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Independent schools struggling to keep their doors open

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This is as a result of parents not being able to pay school fees as a result of the lockdown.

File image. Picture: Attila Balazs MTI via AP

MANY independent schools are struggling to keep their doors open as parents, hit hard by the Covid-19 pandemic, battle to pay school fees.

Schools have been forced to slash teachers’ salaries to make up for the shortfall; and in fee-paying public schools, teachers and other auxiliary staff have also been retrenched and had pay cuts.

“It’s a major problem,” said Ebrahim Ansur, general secretary of the National Alliance of Independent School Associations (Naisa), which has 1 400 members.

“Currently, what’s carrying the schools is the drastic reduction in teachers’ salaries. Whether the schools will be able to sustain this … Things are very, very tenuous for the independent school sector at the moment.”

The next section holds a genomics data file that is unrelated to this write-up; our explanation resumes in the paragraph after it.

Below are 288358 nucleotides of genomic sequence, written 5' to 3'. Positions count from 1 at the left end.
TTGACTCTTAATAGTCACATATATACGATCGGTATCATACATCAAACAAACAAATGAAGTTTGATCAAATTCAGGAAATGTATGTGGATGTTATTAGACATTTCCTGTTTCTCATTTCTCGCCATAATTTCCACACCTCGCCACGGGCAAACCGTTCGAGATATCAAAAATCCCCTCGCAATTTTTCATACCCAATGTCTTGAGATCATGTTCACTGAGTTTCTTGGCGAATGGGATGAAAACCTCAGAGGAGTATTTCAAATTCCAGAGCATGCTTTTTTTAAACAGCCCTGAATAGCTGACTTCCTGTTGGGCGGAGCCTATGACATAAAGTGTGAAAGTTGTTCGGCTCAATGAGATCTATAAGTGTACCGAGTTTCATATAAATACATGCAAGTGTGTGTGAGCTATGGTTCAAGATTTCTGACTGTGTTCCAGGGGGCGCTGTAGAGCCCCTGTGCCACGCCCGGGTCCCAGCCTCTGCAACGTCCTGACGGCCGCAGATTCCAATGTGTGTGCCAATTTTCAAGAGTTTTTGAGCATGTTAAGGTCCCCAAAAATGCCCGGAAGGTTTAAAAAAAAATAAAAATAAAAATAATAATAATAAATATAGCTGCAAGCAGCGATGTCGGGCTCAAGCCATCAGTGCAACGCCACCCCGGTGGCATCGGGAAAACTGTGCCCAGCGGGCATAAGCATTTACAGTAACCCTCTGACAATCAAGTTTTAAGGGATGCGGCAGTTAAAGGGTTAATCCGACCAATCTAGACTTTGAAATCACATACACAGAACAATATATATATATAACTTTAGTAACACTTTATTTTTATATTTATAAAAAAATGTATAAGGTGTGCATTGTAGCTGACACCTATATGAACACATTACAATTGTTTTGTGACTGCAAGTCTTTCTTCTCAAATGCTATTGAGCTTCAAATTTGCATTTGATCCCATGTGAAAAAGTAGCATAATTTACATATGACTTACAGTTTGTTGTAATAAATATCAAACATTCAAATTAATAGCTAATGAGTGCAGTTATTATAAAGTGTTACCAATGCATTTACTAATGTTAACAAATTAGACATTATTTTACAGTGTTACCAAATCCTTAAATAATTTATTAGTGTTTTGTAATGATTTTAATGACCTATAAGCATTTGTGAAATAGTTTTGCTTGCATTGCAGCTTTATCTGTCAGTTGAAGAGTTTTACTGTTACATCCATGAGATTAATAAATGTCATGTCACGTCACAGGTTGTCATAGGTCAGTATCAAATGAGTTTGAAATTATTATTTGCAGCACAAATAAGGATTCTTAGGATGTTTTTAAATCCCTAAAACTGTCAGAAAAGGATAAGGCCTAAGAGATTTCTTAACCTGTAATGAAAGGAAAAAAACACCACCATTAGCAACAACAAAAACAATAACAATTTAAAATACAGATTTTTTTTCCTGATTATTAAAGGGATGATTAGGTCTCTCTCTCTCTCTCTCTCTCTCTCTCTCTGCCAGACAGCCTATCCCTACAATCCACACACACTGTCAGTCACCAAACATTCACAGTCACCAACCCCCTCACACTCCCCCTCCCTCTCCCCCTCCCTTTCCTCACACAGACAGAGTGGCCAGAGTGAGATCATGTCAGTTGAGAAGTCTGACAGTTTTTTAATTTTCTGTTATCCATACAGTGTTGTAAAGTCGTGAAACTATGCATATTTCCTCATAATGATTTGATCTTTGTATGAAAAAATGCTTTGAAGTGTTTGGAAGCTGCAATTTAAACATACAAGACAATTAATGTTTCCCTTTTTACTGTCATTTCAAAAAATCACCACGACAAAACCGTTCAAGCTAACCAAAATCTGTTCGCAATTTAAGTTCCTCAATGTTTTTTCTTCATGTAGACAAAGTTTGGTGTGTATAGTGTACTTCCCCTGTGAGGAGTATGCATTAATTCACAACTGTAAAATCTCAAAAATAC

Teachers’ salaries had been cut by up to 40%. “That’s probably a large percentage because that’s the reduction in payment of school fees from parents, in fact, in some cases, it’s higher than that. So what will happen is that parents are asking for time or discounts from schools.”

Most of Naisa’s membership comprises middle to low-fee schools. “High-fee schools may have reserves to carry them for an extended period of time, but most parents are middle-class parents and salaried parents, who don’t have reserves.

“We’ve made appeals to the government to look at some kind of special fund but our pleas have fallen on deaf ears so far. They’ve bailed out other industries and we serve quite a vital service to the country as a whole.”

There is a lot of uncertainty, he said. “The full impact will only be felt towards the end of the year, when the schools are doing enrolments for the new year.”

Paul Colditz, the chief executive of the Federation of Governing Bodies of South African Schools (Fedsas), said in fee-paying public schools there had been an increase in parents applying for exemption from paying school fees.

“We’ve also seen the situation where parents have withheld their payments, despite the fact they are able to pay, because they incorrectly argue, ‘my child is not receiving tuition therefore I don’t have to pay’… Parents who have had their salaries cut, lost their income, their business, their jobs, obviously they are entitled in terms of the school fee exemption regulations to apply.